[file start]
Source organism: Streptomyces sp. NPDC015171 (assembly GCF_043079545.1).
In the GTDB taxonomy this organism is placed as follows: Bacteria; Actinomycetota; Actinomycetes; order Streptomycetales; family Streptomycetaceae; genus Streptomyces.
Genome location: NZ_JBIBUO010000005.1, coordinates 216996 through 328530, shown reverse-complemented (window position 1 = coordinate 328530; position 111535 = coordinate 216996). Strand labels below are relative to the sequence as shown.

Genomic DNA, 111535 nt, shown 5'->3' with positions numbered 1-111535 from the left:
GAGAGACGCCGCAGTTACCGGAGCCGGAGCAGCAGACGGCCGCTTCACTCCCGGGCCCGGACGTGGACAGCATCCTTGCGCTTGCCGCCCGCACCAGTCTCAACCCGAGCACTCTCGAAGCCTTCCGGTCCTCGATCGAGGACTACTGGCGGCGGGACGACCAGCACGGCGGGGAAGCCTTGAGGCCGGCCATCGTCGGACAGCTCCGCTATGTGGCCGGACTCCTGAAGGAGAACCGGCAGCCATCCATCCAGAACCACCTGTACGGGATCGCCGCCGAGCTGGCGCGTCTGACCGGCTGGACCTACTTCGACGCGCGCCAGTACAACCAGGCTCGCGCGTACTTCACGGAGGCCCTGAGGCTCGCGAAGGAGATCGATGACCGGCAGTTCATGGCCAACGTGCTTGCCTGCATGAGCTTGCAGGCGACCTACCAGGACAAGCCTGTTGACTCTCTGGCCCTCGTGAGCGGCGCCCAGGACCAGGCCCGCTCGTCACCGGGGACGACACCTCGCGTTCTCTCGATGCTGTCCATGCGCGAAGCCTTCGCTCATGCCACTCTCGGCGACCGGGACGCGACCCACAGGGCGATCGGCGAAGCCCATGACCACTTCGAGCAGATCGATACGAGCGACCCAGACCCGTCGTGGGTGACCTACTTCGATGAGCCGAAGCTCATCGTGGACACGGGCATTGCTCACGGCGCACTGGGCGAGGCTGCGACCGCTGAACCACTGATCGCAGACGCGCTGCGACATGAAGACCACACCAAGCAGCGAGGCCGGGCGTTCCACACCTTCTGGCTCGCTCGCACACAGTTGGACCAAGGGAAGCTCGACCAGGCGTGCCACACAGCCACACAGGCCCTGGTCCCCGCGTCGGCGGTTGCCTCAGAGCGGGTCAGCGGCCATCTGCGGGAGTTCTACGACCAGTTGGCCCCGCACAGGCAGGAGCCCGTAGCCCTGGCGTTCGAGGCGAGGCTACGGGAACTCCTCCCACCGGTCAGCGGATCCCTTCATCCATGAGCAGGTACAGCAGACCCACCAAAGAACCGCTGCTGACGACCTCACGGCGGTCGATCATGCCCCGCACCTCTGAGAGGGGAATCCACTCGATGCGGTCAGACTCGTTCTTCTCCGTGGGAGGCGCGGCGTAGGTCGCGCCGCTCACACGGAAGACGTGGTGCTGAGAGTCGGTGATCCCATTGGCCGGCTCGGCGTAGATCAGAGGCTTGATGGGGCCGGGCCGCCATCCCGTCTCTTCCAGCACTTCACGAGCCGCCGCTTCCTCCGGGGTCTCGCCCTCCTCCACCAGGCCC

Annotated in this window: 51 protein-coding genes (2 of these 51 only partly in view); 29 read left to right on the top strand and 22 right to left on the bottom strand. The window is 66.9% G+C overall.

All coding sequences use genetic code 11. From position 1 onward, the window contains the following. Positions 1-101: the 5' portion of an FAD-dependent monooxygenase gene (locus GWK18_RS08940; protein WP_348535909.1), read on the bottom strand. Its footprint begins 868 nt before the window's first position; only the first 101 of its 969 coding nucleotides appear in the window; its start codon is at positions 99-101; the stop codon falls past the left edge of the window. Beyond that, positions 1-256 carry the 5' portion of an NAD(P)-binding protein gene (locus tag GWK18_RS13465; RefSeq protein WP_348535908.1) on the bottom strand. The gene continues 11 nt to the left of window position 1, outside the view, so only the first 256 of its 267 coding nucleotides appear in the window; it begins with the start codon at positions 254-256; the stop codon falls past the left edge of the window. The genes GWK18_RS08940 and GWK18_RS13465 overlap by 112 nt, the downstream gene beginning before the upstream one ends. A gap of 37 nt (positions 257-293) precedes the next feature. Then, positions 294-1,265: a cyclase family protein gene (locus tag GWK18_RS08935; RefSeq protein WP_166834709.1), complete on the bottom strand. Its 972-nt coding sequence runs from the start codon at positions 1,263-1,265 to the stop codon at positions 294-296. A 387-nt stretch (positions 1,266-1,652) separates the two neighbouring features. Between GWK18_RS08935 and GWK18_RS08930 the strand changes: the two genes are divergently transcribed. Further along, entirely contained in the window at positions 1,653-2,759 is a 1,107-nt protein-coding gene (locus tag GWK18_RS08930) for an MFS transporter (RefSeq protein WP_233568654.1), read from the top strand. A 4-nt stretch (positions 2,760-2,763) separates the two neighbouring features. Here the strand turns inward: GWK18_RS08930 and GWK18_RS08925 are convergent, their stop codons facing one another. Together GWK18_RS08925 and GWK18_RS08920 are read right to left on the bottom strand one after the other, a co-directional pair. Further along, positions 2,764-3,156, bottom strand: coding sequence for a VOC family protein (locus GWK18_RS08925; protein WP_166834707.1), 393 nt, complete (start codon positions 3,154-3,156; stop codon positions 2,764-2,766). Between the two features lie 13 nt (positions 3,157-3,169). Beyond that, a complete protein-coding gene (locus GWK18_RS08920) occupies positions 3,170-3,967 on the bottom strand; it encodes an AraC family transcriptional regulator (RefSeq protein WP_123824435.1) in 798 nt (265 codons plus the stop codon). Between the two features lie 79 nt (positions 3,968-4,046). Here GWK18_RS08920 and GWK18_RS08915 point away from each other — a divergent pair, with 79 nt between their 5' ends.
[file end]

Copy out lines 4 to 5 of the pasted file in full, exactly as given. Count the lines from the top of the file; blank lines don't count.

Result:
Genomic DNA, 111535 nt, shown 5'->3' with positions numbered 1-111535 from the left:
GAGAGACGCCGCAGTTACCGGAGCCGGAGCAGCAGACGGCCGCTTCACTCCCGGGCCCGGACGTGGACAGCATCCTTGCGCTTGCCGCCCGCACCAGTCTCAACCCGAGCACTCTCGAAGCCTTCCGGTCCTCGATCGAGGACTACTGGCGGCGGGACGACCAGCACGGCGGGGAAGCCTTGAGGCCGGCCATCGTCGGACAGCTCCGCTATGTGGCCGGACTCCTGAAGGAGAACCGGCAGCCATCCATCCAGAACCACCTGTACGGGATCGCCGCCGAGCTGGCGCGTCTGACCGGCTGGACCTACTTCGACGCGCGCCAGTACAACCAGGCTCGCGCGTACTTCACGGAGGCCCTGAGGCTCGCGAAGGAGATCGATGACCGGCAGTTCATGGCCAACGTGCTTGCCTGCATGAGCTTGCAGGCGACCTACCAGGACAAGCCTGTTGACTCTCTGGCCCTCGTGAGCGGCGCCCAGGACCAGGCCCGCTCGTCACCGGGGACGACACCTCGCGTTCTCTCGATGCTGTCCATGCGCGAAGCCTTCGCTCATGCCACTCTCGGCGACCGGGACGCGACCCACAGGGCGATCGGCGAAGCCCATGACCACTTCGAGCAGATCGATACGAGCGACCCAGACCCGTCGTGGGTGACCTACTTCGATGAGCCGAAGCTCATCGTGGACACGGGCATTGCTCACGGCGCACTGGGCGAGGCTGCGACCGCTGAACCACTGATCGCAGACGCGCTGCGACATGAAGACCACACCAAGCAGCGAGGCCGGGCGTTCCACACCTTCTGGCTCGCTCGCACACAGTTGGACCAAGGGAAGCTCGACCAGGCGTGCCACACAGCCACACAGGCCCTGGTCCCCGCGTCGGCGGTTGCCTCAGAGCGGGTCAGCGGCCATCTGCGGGAGTTCTACGACCAGTTGGCCCCGCACAGGCAGGAGCCCGTAGCCCTGGCGTTCGAGGCGAGGCTACGGGAACTCCTCCCACCGGTCAGCGGATCCCTTCATCCATGAGCAGGTACAGCAGACCCACCAAAGAACCGCTGCTGACGACCTCACGGCGGTCGATCATGCCCCGCACCTCTGAGAGGGGAATCCACTCGATGCGGTCAGACTCGTTCTTCTCCGTGGGAGGCGCGGCGTAGGTCGCGCCGCTCACACGGAAGACGTGGTGCTGAGAGTCGGTGATCCCATTGGCCGGCTCGGCGTAGATCAGAGGCTTGATGGGGCCGGGCCGCCATCCCGTCTCTTCCAGCACTTCACGAGCCGCCGCTTCCTCCGGGGTCTCGCCCTCCTCCACCAGGCCC